Phosphodiesterase activity is regulated by CC2D1A that is implicated in non-syndromic intellectual disability
KAUST DepartmentBiological and Environmental Sciences and Engineering (BESE) Division
Computational Bioscience Research Center (CBRC)
Design and Development Support
Molecular Signalling Group
Office of the VP
Online Publication Date2013-07-04
Print Publication Date2013
Permanent link to this recordhttp://hdl.handle.net/10754/325259
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AbstractBackground: Cyclic adenosine 3?5?-monophosphate (cAMP) is a key regulator of many cellular processes, including in the neuronal system, and its activity is tuned by Phosphodiesterase (PDE) activation. Further, the CC2D1A protein, consisting of N-Terminal containing four DM14 domains and C-terminal containing C2 domain, was shown to regulate the cAMP-PKA pathway. A human deletion mutation lacking the fourth DM14 and the adjacent C2 domain results in Non Syndromic Intellectual Disability (NSID) also referred to as Non Syndromic Mental Retardation (NSMR). Findings. Here we demonstrate that in Mouse Embryonic Fibroblasts (MEF) CC2D1A co-localizes with PDE4D in the cytosol before cAMP stimulation and on the periphery after stimulation, and that the movement to the periphery requires the full-length CC2D1A. In CC2D1A mouse mutant cells, the absence of three of the four DM14 domains abolishes migration of the complex to the periphery and causes constitutive phosphorylation of PDE4D Serine 126 (Sssup126esup) via the cAMP-dependent protein kinase A (PKA) resulting in PDE4D hyperactivity. Suppressing PDE4D activity with Rolipram in turn restores the down-stream phosphorylation of the "cAMP response element-binding protein" (CREB) that is defective in mouse mutant cells. Conclusion: Our findings suggest that CC2D1A is a novel regulator of PDE4D. CC2D1A interacts directly with PDE4D regulating its activity and thereby fine-tuning cAMP-dependent downstream signaling. Based on our in vitro evidence we propose a model which links CC2D1A structure and function to cAMP homeostasis thereby affecting CREB phosphorylation. We speculate that CC2D1A and/or PDE4D may be promising targets for therapeutic interventions in many disorders with impaired PDE4D function such as NSID. 2013 Al-Tawashi and Gehring; licensee BioMed Central Ltd.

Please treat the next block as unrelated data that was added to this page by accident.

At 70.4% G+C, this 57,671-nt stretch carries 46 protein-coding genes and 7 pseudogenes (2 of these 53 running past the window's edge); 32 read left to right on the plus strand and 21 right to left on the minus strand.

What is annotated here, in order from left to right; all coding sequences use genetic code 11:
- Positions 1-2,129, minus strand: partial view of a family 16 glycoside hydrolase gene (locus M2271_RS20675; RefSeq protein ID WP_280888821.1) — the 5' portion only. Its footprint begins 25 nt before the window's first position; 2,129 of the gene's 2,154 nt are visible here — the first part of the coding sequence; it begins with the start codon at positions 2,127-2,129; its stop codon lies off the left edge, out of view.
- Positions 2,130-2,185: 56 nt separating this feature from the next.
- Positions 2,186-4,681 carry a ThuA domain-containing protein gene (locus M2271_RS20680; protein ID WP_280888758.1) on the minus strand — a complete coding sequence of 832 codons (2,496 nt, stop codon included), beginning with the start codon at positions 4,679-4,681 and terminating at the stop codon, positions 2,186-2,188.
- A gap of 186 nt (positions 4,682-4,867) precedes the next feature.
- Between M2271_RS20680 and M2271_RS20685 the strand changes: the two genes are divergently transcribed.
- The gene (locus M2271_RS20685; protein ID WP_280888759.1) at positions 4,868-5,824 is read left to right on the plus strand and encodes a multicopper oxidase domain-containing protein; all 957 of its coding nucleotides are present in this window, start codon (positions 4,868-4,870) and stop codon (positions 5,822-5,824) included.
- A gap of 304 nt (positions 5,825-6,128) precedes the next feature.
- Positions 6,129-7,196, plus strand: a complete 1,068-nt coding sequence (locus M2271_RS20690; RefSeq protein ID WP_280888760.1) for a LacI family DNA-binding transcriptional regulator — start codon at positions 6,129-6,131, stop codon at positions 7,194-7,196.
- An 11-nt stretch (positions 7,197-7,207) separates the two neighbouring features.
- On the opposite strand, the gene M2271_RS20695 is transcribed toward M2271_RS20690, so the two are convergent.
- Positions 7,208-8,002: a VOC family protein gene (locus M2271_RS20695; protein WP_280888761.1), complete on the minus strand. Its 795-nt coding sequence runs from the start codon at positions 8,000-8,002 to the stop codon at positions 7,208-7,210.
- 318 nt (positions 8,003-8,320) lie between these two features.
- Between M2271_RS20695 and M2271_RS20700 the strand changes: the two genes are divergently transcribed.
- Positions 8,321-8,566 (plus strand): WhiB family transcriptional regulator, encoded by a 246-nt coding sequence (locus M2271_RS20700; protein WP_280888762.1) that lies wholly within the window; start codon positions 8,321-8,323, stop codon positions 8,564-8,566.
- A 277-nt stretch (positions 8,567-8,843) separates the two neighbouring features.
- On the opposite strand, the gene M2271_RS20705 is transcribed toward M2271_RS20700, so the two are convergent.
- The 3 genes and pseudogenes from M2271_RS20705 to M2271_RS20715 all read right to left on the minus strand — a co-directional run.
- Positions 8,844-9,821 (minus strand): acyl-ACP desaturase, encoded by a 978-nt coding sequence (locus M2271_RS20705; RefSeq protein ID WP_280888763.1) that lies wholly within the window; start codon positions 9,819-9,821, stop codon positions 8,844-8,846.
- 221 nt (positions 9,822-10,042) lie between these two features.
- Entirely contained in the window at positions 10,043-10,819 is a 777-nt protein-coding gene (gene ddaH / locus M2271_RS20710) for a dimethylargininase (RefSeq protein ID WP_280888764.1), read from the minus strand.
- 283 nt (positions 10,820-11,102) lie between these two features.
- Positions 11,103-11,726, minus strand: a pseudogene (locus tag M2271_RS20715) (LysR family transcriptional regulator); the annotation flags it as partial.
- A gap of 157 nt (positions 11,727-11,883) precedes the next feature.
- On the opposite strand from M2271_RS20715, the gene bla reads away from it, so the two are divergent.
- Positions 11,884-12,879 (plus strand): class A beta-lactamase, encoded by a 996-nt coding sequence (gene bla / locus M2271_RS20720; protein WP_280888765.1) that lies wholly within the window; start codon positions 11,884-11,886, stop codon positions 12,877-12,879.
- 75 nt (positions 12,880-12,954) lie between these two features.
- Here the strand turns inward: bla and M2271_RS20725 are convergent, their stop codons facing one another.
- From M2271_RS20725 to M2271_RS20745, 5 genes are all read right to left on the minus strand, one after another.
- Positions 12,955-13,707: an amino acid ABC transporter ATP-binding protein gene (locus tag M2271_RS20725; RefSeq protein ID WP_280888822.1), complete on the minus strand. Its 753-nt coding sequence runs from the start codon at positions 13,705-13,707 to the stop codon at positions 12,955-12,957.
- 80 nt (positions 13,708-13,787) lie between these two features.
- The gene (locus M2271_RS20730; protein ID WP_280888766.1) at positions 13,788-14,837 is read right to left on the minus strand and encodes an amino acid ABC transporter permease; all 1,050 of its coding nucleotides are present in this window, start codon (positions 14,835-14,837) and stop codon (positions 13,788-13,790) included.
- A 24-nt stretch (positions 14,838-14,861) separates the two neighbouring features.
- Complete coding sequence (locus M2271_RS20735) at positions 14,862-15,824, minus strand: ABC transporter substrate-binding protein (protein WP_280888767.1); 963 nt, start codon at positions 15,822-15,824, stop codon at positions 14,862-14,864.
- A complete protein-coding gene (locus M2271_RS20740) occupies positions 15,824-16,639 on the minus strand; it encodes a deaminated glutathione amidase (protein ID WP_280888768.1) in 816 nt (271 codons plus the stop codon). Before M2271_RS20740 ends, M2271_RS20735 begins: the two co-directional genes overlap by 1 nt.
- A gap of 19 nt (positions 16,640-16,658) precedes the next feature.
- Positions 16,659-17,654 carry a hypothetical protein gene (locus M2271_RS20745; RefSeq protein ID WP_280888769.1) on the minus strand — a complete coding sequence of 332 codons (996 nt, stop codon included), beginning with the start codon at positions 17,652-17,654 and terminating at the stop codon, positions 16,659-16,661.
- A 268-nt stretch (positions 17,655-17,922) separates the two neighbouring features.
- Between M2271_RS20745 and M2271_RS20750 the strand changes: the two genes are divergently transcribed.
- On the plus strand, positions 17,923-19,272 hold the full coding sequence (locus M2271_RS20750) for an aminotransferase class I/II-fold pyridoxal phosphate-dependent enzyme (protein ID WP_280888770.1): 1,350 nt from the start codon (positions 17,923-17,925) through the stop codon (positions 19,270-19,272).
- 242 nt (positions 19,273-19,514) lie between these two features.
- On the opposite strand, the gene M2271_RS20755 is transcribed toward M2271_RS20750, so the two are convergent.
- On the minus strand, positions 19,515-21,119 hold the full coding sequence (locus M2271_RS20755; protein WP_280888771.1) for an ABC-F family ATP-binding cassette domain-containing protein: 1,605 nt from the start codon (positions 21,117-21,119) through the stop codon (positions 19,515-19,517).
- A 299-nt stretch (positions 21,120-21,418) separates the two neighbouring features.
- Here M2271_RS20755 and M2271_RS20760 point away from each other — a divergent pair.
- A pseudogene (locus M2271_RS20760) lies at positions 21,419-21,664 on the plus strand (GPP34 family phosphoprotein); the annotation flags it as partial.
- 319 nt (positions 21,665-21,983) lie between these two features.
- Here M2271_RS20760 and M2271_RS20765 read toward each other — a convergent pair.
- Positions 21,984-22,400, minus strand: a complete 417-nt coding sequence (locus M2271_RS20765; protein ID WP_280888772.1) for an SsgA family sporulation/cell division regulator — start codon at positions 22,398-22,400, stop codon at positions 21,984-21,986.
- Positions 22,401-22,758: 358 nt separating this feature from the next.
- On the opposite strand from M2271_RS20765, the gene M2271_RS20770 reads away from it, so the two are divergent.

CitationAl-Tawashi A, Gehring C (2013) Phosphodiesterase activity is regulated by CC2D1A that is implicated in non-syndromic intellectual disability. Cell Communication and Signaling 11: 47. doi:10.1186/1478-811X-11-47.
JournalCell Communication and Signaling
PubMed Central IDPMC3704924
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Except where otherwise noted, this item's license is described as This is an Open Access article distributed under the terms of the Creative Commons Attribution License (http://creativecommons.org/licenses/by/2.0), which permits unrestricted use, distribution, and reproduction in any medium, provided the original work is properly cited.
- Protein implicated in nonsyndromic mental retardation regulates protein kinase A (PKA) activity.
- Authors: Al-Tawashi A, Jung SY, Liu D, Su B, Qin J
- Issue date: 2012 Apr 27
- Male-Specific cAMP Signaling in the Hippocampus Controls Spatial Memory Deficits in a Mouse Model of Autism and Intellectual Disability.
- Authors: Zamarbide M, Mossa A, Muñoz-Llancao P, Wilkinson MK, Pond HL, Oaks AW, Manzini MC
- Issue date: 2019 May 1
- The CC2D1A, a member of a new gene family with C2 domains, is involved in autosomal recessive non-syndromic mental retardation.
- Authors: Basel-Vanagaite L, Attia R, Yahav M, Ferland RJ, Anteki L, Walsh CA, Olender T, Straussberg R, Magal N, Taub E, Drasinover V, Alkelai A, Bercovich D, Rechavi G, Simon AJ, Shohat M
- Issue date: 2006 Mar
- Expression of phosphodiesterase 4D (PDE4D) is regulated by both the cyclic AMP-dependent protein kinase and mitogen-activated protein kinase signaling pathways. A potential mechanism allowing for the coordinated regulation of PDE4D activity and expression in cells.
- Authors: Liu H, Palmer D, Jimmo SL, Tilley DG, Dunkerley HA, Pang SC, Maurice DH
- Issue date: 2000 Aug 25
- CC2D1A, a DM14 and C2 domain protein, activates NF-kappaB through the canonical pathway.
- Authors: Zhao M, Li XD, Chen Z
- Issue date: 2010 Aug 6
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